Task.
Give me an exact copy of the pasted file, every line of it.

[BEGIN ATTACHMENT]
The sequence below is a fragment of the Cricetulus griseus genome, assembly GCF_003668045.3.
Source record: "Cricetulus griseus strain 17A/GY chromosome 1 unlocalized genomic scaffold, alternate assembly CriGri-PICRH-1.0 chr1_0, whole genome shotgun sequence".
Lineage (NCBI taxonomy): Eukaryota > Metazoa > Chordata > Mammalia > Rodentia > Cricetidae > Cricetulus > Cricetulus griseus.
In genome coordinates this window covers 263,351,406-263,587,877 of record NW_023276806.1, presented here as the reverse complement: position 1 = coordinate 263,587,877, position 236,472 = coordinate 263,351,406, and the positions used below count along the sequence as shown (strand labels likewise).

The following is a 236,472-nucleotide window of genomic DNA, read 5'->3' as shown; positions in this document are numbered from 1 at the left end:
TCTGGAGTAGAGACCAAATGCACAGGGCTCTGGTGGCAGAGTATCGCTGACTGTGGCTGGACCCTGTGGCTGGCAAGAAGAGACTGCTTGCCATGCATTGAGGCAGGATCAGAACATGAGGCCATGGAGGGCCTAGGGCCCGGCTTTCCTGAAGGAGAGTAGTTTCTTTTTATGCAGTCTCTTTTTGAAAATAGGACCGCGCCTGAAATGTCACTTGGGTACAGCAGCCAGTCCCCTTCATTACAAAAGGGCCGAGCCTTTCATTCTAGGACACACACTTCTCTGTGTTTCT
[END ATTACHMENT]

The sequence below is a fragment of the Cricetulus griseus genome, assembly GCF_003668045.3.
Source record: "Cricetulus griseus strain 17A/GY chromosome 1 unlocalized genomic scaffold, alternate assembly CriGri-PICRH-1.0 chr1_0, whole genome shotgun sequence".
Lineage (NCBI taxonomy): Eukaryota > Metazoa > Chordata > Mammalia > Rodentia > Cricetidae > Cricetulus > Cricetulus griseus.
In genome coordinates this window covers 263,351,406-263,587,877 of record NW_023276806.1, presented here as the reverse complement: position 1 = coordinate 263,587,877, position 236,472 = coordinate 263,351,406, and the positions used below count along the sequence as shown (strand labels likewise).

The following is a 236,472-nucleotide window of genomic DNA, read 5'->3' as shown; positions in this document are numbered from 1 at the left end:
TCTGGAGTAGAGACCAAATGCACAGGGCTCTGGTGGCAGAGTATCGCTGACTGTGGCTGGACCCTGTGGCTGGCAAGAAGAGACTGCTTGCCATGCATTGAGGCAGGATCAGAACATGAGGCCATGGAGGGCCTAGGGCCCGGCTTTCCTGAAGGAGAGTAGTTTCTTTTTATGCAGTCTCTTTTTGAAAATAGGACCGCGCCTGAAATGTCACTTGGGTACAGCAGCCAGTCCCCTTCATTACAAAAGGGCCGAGCCTTTCATTCTAGGACACACACTTCTCTGTGTTTCT